What do you do when the lifeblood of your company is publicly tarnished, damaging the reputation of both company and clients?
The Rutgers debacle underscores the need for colleges and universities throughout the country to get more schooling in communications and PR.
Companies like Apple, Facebook and Google may have made a mistake by swiftly denying cooperation with the NSA.
It’s been more than a year since Susan G. Komen for the Cure found itself in hot water regarding its decision to cease funding for Planned Parenthood.
Taco Bell is quick to respond to photo of employee getting a little too acquainted with taco shells, but the statement fails to provide some crucial information.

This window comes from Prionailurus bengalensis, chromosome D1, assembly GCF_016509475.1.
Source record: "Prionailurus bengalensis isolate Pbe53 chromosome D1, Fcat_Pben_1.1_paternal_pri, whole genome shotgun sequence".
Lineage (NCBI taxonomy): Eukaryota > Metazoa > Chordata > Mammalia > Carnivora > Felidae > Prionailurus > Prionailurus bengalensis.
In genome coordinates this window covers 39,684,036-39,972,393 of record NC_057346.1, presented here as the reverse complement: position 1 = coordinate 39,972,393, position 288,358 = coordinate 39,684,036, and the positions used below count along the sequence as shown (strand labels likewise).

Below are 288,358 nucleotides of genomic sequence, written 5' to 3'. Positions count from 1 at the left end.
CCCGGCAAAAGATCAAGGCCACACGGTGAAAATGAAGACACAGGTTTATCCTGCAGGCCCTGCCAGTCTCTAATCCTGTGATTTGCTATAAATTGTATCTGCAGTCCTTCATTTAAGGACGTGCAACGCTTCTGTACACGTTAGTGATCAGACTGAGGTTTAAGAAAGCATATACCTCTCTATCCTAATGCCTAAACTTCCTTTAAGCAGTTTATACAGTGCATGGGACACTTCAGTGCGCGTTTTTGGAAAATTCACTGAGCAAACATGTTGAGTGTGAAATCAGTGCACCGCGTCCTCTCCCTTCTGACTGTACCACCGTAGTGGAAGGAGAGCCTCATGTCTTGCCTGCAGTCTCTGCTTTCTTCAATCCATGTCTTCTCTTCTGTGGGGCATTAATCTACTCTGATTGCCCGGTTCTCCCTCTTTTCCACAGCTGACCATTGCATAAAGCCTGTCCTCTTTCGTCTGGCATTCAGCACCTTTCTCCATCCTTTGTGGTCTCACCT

This might be a case where the brand and persona are inseparable, and no amount of proactive PR work can differentiate the two.
A swift apology is always your best bet in a time of crisis. However, a well-executed video can allow sincere remorse to go viral (in a good way).
No one would ever accuse Captain Kirk of being professorial and aloof—or of being a media trainer. But it could be a profitable second career for him in the next sequel.
Any good PR person could tell you that it is relationships and actions—not ads or new messages—that will ultimately shape people’s opinions of your company.